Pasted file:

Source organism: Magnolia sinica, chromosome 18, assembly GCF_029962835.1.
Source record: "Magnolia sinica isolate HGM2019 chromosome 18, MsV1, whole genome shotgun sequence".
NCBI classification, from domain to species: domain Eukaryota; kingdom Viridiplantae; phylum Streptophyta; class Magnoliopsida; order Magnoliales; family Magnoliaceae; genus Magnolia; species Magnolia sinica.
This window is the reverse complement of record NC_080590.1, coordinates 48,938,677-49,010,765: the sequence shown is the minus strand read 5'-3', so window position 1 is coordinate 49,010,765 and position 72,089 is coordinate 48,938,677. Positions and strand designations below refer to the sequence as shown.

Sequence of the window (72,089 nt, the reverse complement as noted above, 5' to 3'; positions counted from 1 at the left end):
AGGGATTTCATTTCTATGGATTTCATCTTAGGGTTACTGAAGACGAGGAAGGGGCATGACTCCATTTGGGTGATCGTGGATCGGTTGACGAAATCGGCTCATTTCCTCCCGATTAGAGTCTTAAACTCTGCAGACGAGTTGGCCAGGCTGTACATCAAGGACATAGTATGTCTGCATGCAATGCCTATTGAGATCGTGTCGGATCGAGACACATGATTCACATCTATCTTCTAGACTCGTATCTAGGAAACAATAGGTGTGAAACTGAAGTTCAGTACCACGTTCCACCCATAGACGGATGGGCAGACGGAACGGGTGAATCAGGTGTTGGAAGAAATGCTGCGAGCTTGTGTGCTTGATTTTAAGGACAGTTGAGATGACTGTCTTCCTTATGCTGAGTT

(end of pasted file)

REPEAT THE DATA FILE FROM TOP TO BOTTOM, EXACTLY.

Source organism: Magnolia sinica, chromosome 18, assembly GCF_029962835.1.
Source record: "Magnolia sinica isolate HGM2019 chromosome 18, MsV1, whole genome shotgun sequence".
NCBI classification, from domain to species: domain Eukaryota; kingdom Viridiplantae; phylum Streptophyta; class Magnoliopsida; order Magnoliales; family Magnoliaceae; genus Magnolia; species Magnolia sinica.
This window is the reverse complement of record NC_080590.1, coordinates 48,938,677-49,010,765: the sequence shown is the minus strand read 5'-3', so window position 1 is coordinate 49,010,765 and position 72,089 is coordinate 48,938,677. Positions and strand designations below refer to the sequence as shown.

Sequence of the window (72,089 nt, the reverse complement as noted above, 5' to 3'; positions counted from 1 at the left end):
AGGGATTTCATTTCTATGGATTTCATCTTAGGGTTACTGAAGACGAGGAAGGGGCATGACTCCATTTGGGTGATCGTGGATCGGTTGACGAAATCGGCTCATTTCCTCCCGATTAGAGTCTTAAACTCTGCAGACGAGTTGGCCAGGCTGTACATCAAGGACATAGTATGTCTGCATGCAATGCCTATTGAGATCGTGTCGGATCGAGACACATGATTCACATCTATCTTCTAGACTCGTATCTAGGAAACAATAGGTGTGAAACTGAAGTTCAGTACCACGTTCCACCCATAGACGGATGGGCAGACGGAACGGGTGAATCAGGTGTTGGAAGAAATGCTGCGAGCTTGTGTGCTTGATTTTAAGGACAGTTGAGATGACTGTCTTCCTTATGCTGAGTT